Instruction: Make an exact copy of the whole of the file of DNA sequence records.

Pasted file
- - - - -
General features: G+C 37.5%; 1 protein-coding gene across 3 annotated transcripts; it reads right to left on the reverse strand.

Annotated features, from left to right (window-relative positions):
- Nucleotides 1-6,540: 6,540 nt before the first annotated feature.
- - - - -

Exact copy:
General features: G+C 37.5%; 1 protein-coding gene across 3 annotated transcripts; it reads right to left on the reverse strand.

Annotated features, from left to right (window-relative positions):
- Nucleotides 1-6,540: 6,540 nt before the first annotated feature.